We have made enormous progress and ISIS is on the run in Iraq and in Syria. But we have to make sure that ISIS is not coming back and therefore we need to build local capacity, train local forces and that’s the reason why we are working for the heads of state and government in July to launch a training mission in Iraq to scale up our present training activities in Iraq to make sure that ISIS doesn't come back and therefore make sure that we train local forces. That’s also the reason why we work with countries like Tunisia and Jordan. We believe that prevention is better than intervention. Tunisia and Jordan are two islands of stability in a region with a lot of instability and we have to help them now so they remain stable and they can help us and contribute to the fight against terrorism. So that’s projecting stability, but then there are other aspects of our effort to project stability, and that is to project stability to the Western Balkans together with our partners there. Or to countries like Ukraine, Georgia, close partners, and we will continue to provide practical and political support to Ukraine, to Georgia. We will work with our partners in the Western Balkans, and I would like to highlight that NATO’s door remains open; we proved that last year when Montenegro became the 29th member of the Alliance, and we are supporting also other aspirants on the path towards membership and towards Euro Atlantic integration and I’m certain I will get questions about that later on, so I will go more into details during the discussion on the open-door policy.
The third main topic of the summit will be NATO-EU cooperation, and the good news is that we have really stepped up and we have been able to strengthen and establish a total new level of cooperation between NATO and the European Union. That’s good for NATO, it’s good for the European Union and we will continue to work for that also at the summit. In Warsaw in 2016 I signed a joint declaration with the Presidents Donald Tusk and Jean-Claude Juncker. We are planning to sign a new declaration in Brussels where we take the NATO-EU cooperation further with the declaration by the President Juncker, President Tusk and me. We have 74 concrete measures we have agreed on related to cooperation when it comes to cyber, hybrid, terrorism. We work together in the Mediterranean, in the Aegean Sea. We work together with the European Union on many different areas and this is something we would like to do more of in the months and years to come. I have also welcomed the efforts of the European Union to strengthen defence cooperation because I strongly believe - as many European leaders have stressed many times - that stronger Europe means stronger NATO. We have to remember that more than 90% of the people living in the European Union, they live in a NATO country, so there’s no way we can strengthen Europe without at the same time strengthening NATO. But what we have to make sure is that the efforts of the European Union do not compete or duplicate but that they complement the NATO efforts. Meaning that we need coherence on development of capabilities. We need EU forces and capabilities available also for NATO missions and operations and we need non-EU NATO Allies fully engaged and as much included as possible in the efforts of the European Union.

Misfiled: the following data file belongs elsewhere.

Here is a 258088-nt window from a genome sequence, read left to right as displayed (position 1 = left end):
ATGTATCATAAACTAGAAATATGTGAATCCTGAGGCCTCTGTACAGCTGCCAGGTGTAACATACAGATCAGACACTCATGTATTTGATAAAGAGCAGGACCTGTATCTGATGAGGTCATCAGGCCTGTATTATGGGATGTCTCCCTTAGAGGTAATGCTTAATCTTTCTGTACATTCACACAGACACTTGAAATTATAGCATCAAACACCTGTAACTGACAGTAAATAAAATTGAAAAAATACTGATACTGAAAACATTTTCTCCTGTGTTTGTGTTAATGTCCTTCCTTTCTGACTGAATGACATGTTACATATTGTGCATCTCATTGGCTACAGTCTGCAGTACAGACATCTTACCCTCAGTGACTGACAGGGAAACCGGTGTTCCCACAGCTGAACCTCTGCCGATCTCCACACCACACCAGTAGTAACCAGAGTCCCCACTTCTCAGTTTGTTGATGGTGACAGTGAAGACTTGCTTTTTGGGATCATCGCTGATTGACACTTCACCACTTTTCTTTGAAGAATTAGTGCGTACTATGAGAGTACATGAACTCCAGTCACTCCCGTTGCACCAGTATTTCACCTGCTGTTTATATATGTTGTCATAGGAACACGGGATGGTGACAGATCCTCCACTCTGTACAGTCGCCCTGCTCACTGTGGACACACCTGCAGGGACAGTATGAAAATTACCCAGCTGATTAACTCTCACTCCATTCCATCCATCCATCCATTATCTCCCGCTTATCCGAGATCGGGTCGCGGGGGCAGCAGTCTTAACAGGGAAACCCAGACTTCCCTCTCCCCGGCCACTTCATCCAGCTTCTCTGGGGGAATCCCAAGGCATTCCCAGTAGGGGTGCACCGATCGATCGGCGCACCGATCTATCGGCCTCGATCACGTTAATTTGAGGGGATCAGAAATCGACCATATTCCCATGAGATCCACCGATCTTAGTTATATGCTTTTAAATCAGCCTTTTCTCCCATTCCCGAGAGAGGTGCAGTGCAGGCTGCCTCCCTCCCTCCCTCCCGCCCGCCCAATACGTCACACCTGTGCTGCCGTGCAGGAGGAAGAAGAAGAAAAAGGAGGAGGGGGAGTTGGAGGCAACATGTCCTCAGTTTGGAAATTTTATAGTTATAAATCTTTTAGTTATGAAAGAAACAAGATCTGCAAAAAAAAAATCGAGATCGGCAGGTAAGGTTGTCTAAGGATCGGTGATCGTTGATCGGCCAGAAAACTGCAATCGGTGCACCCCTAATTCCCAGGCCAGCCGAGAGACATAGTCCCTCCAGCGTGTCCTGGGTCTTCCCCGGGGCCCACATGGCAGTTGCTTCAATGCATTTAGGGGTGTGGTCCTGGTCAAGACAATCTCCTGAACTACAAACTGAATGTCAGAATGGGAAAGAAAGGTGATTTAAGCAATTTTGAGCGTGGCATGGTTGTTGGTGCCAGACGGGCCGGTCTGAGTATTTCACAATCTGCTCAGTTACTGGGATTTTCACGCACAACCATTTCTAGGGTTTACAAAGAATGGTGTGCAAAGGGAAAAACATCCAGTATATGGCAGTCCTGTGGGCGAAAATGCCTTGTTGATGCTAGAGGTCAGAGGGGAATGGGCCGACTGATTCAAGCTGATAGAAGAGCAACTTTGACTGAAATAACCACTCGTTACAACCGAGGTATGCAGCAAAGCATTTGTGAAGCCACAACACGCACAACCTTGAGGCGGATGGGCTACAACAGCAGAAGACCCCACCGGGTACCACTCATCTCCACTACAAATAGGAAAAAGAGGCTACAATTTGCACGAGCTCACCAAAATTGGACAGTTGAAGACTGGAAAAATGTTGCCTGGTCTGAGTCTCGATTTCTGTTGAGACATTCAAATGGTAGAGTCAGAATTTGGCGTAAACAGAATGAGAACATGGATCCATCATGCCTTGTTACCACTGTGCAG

The fourth item, or issue, is what we call modernisation, continuing modernisation and adaptation of NATO. We are now as you know in the middle of a big adaptation of the NATO command structure. It was downsized and very much changed after the end of the Cold War. Then we had more than 20,000 personnel in the NATO command structure at 33 different headquarters. Now we have reduced it to less than 7,000 personnel in the command structure at, I think it’s seven headquarters, so it’s a significant reduction. Much leaner than before which reflects the fact that tensions went down and NATO could downsize our command structure. But now we are faced with a more challenging security environment. NATO is stepping up, doing more both when it comes to collective defence in Europe, but also projecting stability, fighting terrorism and therefore we need to adapt the command structure once again and that’s what we are going to do. And also step up, for instance, the capabilities within the command structure to address cyber threats.
I expect the Heads of State and Government to then agree on the new command structure, both the manning level, but also to establish two new commands: a command for the Atlantic which will be the main tool to make sure that we can secure the links between America - North America, US and Canada and Europe, sea lines of communications and all the vital links between Europe and North America which is where the North Atlantic is so important. And the US has offered to host that command in Norfolk, Virginia. And then one new command for what we call support or logistics. Germany has offered to host that one in Europe which will then focus on how to reinforce and have the logistics in place for movement of forces across Europe. There are also other changes in the NATO command structure which are now proposed by strategic commanders and I hope that the Heads of State and Government will be able to make the final decisions at the summit in July. We are also implementing a reform of our headquarters: we are modernising and making sure that NATO is transparent, agile, effective and a well-functioning Alliance.